Psychotherapy and counseling depend largely on the quality of the relationship between the therapist and the client. The key quality is authenticity. The client should experience the therapist as genuine — both in wisdom and caring. The authenticity of the meeting in therapy sessions is pivotal in bringing about a successful healing result.
The therapeutic encounter requires several other elements. First, mutual respect. Both client and therapist are engaged in a highly complex and sensitive endeavor, which may only be achieved through self regard, mutual consideration and respect towards each other. No matter what arises in therapy this should be the underlying basis of the relationship. Click here to enable the notifications for Sugar Land Integrated Counseling and Wellness.
Second, openness. The ability to be open and to share supports and enables the client’s inner exploration and need for release and freedom from repressed and/or painful memories, grief, shame and guilt. In a society where experiencing and expressing core emotions may still be considered reprehensible, the ability to give and receive emotional expression openly and non-judgmentally — by the client and the therapist respectively –are precious and important elements of the healing process.
Third, empathy. A good therapist feels with his client. Rather than remove or distance himself, the therapist involves himself in the client’s experience and meets the client’s deeply held need to be received.
The next and crucially necessary technique of therapy and counseling is the practice of awareness. Since the client may communicate on so many different levels simultaneously and intensively, the therapist must remain open and receptive. Allowing the client to lead, practicing non-interruption and simply listening are associated key elements to awareness practice in the therapeutic process.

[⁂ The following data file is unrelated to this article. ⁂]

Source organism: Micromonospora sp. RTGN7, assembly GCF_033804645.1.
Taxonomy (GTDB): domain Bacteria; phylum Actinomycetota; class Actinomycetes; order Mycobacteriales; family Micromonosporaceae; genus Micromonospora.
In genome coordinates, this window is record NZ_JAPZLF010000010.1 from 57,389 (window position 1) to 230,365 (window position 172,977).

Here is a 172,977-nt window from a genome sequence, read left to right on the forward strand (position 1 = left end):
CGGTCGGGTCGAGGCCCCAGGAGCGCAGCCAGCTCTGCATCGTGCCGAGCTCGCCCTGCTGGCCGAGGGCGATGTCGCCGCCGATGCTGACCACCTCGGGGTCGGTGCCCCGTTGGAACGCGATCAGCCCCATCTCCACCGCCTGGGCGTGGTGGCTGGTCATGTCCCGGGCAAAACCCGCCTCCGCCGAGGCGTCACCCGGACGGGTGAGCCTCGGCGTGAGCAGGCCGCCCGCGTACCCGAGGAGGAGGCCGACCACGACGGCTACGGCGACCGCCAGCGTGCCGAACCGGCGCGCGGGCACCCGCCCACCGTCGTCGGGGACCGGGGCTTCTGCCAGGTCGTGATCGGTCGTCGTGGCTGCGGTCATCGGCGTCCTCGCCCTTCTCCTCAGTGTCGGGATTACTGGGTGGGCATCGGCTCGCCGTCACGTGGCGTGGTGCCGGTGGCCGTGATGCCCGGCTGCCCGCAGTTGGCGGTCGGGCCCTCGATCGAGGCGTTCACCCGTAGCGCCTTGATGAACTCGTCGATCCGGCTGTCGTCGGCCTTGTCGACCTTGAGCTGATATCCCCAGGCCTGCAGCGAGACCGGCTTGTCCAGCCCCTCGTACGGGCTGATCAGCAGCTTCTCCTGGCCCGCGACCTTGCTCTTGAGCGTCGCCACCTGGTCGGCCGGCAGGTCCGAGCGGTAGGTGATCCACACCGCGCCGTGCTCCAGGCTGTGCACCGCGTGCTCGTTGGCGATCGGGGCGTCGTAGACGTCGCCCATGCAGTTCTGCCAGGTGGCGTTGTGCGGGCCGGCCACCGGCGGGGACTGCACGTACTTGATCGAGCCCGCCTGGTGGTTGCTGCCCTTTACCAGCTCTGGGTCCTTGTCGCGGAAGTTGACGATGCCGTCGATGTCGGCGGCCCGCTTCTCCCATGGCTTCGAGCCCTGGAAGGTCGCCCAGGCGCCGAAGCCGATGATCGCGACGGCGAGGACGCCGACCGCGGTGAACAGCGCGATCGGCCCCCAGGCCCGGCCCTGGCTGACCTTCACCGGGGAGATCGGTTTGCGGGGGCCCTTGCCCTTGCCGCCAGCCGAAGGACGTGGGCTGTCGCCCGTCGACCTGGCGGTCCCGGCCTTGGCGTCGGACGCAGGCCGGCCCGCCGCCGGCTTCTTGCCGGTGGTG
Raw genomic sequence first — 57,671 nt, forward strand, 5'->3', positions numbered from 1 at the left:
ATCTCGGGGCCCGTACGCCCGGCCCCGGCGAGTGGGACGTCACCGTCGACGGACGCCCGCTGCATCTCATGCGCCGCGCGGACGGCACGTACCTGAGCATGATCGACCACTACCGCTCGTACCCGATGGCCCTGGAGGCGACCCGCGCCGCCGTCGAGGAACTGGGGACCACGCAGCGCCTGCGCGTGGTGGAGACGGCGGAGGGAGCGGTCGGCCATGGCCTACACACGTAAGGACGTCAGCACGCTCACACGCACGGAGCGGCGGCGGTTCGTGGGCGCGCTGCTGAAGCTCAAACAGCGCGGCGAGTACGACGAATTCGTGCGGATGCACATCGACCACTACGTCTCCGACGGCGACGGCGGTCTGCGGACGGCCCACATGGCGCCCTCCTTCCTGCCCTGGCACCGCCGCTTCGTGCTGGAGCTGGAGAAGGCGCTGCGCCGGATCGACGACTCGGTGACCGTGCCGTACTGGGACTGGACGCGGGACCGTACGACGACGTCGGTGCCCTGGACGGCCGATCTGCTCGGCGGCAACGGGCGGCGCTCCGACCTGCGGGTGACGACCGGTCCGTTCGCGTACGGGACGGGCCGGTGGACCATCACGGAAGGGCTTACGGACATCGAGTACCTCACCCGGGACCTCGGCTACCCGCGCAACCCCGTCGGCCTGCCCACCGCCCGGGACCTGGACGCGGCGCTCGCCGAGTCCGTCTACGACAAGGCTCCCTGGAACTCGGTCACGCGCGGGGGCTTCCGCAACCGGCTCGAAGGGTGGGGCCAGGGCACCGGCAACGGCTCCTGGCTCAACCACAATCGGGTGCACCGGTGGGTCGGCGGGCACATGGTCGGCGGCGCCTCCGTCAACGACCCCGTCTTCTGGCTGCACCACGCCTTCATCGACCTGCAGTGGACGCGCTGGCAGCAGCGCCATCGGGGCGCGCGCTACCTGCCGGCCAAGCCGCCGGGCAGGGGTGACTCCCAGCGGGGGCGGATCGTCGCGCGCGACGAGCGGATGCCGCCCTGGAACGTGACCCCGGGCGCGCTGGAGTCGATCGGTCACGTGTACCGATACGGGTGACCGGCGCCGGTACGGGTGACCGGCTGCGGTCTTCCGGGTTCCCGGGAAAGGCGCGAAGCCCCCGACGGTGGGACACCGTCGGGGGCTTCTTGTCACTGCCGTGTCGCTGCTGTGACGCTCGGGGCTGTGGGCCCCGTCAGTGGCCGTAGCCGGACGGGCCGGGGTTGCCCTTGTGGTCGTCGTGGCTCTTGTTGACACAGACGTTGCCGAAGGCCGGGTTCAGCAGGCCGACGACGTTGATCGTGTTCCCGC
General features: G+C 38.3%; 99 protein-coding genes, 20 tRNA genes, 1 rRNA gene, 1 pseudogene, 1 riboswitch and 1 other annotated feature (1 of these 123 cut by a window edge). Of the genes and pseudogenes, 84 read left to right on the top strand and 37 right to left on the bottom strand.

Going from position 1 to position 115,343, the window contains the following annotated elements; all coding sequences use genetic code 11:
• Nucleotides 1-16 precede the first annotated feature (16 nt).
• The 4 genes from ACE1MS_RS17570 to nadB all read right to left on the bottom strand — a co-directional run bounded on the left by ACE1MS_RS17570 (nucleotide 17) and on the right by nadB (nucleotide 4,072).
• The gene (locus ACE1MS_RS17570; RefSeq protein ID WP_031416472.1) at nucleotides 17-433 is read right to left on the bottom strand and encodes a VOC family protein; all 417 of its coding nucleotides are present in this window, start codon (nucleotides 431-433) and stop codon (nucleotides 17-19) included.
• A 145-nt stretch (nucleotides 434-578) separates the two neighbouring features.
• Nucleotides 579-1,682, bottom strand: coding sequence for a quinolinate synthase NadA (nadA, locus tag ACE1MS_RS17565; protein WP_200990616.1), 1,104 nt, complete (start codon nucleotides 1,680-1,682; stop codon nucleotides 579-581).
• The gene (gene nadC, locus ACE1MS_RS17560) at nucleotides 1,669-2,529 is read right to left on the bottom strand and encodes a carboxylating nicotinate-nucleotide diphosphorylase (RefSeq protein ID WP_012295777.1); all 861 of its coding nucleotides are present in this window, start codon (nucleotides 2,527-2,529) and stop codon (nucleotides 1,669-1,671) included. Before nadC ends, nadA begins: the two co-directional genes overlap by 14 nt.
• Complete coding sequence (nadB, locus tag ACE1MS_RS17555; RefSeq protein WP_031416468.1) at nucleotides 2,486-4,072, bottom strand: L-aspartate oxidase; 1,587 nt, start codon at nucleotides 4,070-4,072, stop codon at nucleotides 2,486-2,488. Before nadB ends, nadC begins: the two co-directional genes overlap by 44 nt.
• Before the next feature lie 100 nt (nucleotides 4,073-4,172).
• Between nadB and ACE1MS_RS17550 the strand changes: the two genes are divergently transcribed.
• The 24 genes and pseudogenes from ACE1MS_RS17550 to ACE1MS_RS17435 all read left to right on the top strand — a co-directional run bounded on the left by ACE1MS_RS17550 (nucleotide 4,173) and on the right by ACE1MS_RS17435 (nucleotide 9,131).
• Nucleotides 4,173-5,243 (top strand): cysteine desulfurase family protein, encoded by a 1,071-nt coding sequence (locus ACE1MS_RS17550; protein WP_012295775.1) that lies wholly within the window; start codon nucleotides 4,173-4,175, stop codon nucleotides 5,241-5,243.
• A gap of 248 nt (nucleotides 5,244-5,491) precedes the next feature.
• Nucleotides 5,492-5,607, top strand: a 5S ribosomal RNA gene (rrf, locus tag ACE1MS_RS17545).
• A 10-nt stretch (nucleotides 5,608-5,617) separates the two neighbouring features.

The therapist should be prepared to be alive and responsive, and most of all present, undistracted and able to engage fully with the client’s experience. Intuition is a valuable tool for the therapist. As well as practicing being non-critical and accepting of the client and not interpreting.
The therapeutic relationship is a deep alliance. The key element here is trust. The client must sense the therapist’s integrity, belief in him and concern and ability to bring him through his travail to where he wants or needs to go, or be.
Finally, shared intention. It is crucial that in the first meeting or thereabouts the therapist clarifies the intention of the client clearly and fully. Bearing in mind that this intention is almost certain to change, it should be monitored and spoken about, intuited, modified and made a keen object of awareness by both client and therapist.
Richard Harvey, Psychotherapist, Author and Spiritual Teacher, makes the connection between counseling and psychotherapy and spiritual growth. He speaks particularly to those who are looking for more than they have found in therapy. And offers guidance to those seeking to undertake the inner journey – guidance free of dogma and grounded in what many of us experience as the “messiness” of our personalities.